How does audio translate into bits in a computer file?

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How audio is so unique but when you open an audio file in a hex editor, the audio is comprised of bits. How is that possible?

In: Technology

If you think of a digital picture, you essentially have a bunch of tiny, single-color pixels which, when put together, make a pretty good recreation of whatever you take a picture of. The same is true for a digital audio file, it’s essentially a ton of tiny “pictures” of the audio signal and when you put them together and play them back, it’s a fairly accurate and sometimes exact replica of the original audio, depending on the audio format. You have an analog-to-digital converter which takes in the audio as input, and separates it into millions of tiny pieces of sound, often 44,100 times per second. Each of these tiny pieces is an approximate record of the sound of the audio signal during that fraction of a second. When you play an audio file, the computer stitches all these tiny fragments back into a continuous sound which is played by a speaker.

Sound is wave, you can imagine it as a line on a graph.
Think back to school, you remember that lesson where they drew little rectangles under a curve?
They said that the more rectangles you drew the more closer all the rectangles would match the curve.

Well digital audio does that.
The sounds moves a magnet a tiny bit, they record how far the magnet is pulling.
This forms one box under the sound curve.
Now they just have to make several tens of thousands of boxes for every second of music.
For example, a CD has 44,100 of those boxes for every second.
For the human ear that’s close enough to the real curve that we recognize it as sound.

Audio isn’t unique. That was your first mistake.

Sound is just a pressure wave in air. Sound only has meaning because you’ve learnt that certain sounds have a meaning.

If you know what a sine wave looks like, that’s basically what sound is. A compression and a rarefaction in air.

That can easily be turned into an AC electrical signal because it’s the same thing, except positive and negative voltage.

That can easily be turned into a bunch of ons and offs, 0s and 1s, which is what digital is.

A digital representation of a waveform carves it up into slices. For a CD like others have said, that is 44100 times a second.

Nyquist-Shannon theory states that to recreate a waveform, any waveform, you need to sample it twice. Humans can hear between 20Hz and 20000Hz. Two samples per wavelength therefore would be 40000Hz. Add a bit for posterity and you get 44100Hz.

Nothing unique about it. Simple physics.

Pretty much every week ELI5 has some question about how this or that can possibly be stored in binary. The answer is the same in every case.

Binary is just a number system. Rather than having 10 digits like we have in our decimal system, binary has 2 digits, which we represent as 0 and 1. Any decimal number you can think of, can be represented in binary. Computers use binary because they’re electronic devices, and it’s easier for them to understand two different electrical voltage levels (on/off, high/low etc) than it is to try and measure a range of different values with varying voltage. “Bits” and “Bytes” are just word we use for computers working with individual binary digits (eg. an 8-bit number, aka a Byte, is just a binary number with 8 digits (10101101), just like “47” is a 2-digit number). “Bit” is actually shorthand for “Binary digit”.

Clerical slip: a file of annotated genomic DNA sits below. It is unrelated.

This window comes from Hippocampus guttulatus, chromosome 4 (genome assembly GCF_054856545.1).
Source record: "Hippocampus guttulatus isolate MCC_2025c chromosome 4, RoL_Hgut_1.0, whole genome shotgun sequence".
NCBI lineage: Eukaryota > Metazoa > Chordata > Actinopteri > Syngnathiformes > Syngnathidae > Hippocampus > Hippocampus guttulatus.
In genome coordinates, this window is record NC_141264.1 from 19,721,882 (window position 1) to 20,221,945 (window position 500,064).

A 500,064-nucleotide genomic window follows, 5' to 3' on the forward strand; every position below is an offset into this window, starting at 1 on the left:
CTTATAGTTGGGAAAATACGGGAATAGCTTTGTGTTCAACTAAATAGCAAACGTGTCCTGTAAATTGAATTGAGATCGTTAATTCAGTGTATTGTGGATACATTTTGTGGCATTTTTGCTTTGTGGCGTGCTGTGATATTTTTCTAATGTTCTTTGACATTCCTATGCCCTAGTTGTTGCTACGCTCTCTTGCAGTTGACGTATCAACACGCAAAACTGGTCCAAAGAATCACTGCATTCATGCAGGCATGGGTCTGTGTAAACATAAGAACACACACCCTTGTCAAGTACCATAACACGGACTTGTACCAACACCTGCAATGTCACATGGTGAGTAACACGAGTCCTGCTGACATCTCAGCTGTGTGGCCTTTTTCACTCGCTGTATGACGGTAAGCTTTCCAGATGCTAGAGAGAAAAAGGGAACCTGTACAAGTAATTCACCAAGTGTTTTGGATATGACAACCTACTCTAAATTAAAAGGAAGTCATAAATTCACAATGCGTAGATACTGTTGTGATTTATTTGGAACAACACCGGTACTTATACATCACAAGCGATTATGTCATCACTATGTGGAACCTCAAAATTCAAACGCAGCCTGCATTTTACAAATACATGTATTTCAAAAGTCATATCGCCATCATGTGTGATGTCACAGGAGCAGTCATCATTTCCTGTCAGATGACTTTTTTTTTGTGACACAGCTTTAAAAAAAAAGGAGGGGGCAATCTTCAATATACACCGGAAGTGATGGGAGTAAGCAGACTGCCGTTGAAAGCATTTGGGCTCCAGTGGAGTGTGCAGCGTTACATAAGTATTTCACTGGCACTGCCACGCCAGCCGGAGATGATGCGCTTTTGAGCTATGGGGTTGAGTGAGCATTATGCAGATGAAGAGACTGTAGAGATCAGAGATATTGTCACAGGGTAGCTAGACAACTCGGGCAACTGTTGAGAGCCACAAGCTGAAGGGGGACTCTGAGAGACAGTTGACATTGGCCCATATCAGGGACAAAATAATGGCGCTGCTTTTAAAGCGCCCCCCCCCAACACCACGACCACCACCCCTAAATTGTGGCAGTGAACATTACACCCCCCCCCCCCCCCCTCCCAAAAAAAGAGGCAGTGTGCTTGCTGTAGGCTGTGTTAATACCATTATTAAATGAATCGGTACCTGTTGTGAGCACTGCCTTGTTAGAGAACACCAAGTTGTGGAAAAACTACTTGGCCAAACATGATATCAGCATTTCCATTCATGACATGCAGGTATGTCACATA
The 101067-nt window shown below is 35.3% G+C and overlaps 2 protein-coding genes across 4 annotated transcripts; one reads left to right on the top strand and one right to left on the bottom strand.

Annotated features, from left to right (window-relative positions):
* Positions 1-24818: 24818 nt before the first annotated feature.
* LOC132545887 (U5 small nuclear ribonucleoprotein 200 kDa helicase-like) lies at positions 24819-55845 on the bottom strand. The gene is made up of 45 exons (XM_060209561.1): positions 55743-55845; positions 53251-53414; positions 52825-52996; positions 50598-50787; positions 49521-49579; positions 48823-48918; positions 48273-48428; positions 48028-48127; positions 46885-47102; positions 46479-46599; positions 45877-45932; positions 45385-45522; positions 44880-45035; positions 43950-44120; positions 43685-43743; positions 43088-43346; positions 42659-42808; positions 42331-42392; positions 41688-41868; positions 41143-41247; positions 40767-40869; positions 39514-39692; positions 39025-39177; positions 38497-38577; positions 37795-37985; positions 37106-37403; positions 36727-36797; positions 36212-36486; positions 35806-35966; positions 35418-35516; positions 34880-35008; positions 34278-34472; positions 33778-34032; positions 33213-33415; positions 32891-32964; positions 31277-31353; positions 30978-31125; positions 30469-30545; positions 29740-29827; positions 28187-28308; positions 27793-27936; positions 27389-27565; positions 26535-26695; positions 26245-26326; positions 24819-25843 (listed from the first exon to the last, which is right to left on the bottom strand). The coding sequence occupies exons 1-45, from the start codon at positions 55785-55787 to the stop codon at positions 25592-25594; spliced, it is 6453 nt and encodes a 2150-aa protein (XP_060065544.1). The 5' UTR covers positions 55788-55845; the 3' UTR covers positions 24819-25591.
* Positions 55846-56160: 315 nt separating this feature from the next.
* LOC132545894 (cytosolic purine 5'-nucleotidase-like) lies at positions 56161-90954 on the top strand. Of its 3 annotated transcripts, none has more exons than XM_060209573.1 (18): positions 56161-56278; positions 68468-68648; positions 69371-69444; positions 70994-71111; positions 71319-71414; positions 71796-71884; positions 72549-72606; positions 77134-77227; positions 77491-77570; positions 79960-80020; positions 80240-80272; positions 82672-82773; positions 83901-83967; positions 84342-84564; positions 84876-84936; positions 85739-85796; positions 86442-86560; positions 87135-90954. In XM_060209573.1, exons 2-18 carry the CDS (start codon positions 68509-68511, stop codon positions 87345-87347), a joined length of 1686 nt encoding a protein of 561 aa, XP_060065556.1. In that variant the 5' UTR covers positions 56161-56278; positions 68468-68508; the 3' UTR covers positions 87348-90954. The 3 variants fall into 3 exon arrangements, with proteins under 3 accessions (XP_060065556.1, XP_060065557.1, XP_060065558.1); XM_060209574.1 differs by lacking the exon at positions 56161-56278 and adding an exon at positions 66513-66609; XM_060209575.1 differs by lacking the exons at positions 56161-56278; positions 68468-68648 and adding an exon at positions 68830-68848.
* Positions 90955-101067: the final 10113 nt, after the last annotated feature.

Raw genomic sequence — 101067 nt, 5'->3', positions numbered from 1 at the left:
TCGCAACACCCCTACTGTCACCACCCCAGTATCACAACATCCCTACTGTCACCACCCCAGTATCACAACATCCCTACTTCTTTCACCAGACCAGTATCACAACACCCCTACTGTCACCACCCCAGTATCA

Computer instructions can be represented by numbers. CPUs are built with a list of instructions they can perform, where each instruction is indicated by a number, which then also tells the CPU to expect more numbers as parameters for that instruction. So you could build a CPU where 0110 is the instruction for “Add”, which will the add the 2 4-digit numbers that are sent next. So you send 0110 0001 0101 to “Add 1 and 5” and get 0110 (6) as output. x86 is one such standard instruction set for CPUs.

But data can also be represented as numbers. Text can be represented as numbers, with each character being represented by an 8-bit number. This is the ASCII standard, but other standards have been developed (eg. Unicode) so we can use non-English characters and other stuff like Emoji too.

Images can be represented as numbers. At the basic level all you have to do is specify the amount of Red, Green and Blue for each pixel in order from left to right, top to bottom. Add stuff like compression, transparency, metadata etc and that becomes the specification for a file format like JPEG or GIF.

Sound can be represented as numbers. Sound is just a wave of pressure changing over time from high pressure (compression) to low pressure (expansion). Measure the amount of pressure, say, 44100 times per second, and you can recreate the pressure wave. Store those measurements as a list of numbers, and now you have essentially a WAV file. Add compression and metadata, now you have an MP3.

So in answer to your question, sound isn’t unique. It can be measured, and represented as numbers (not to an infinite level of detail, but enough to more or less resemble the original) just like most other information can, and anything that can be represented as a set of numbers can be stored in binary on a computer. And as long as you store those numbers in a specific known format, people can write software that can understand it and possibly use the machine’s output devices (monitor, speakers, printer etc) to recreate it.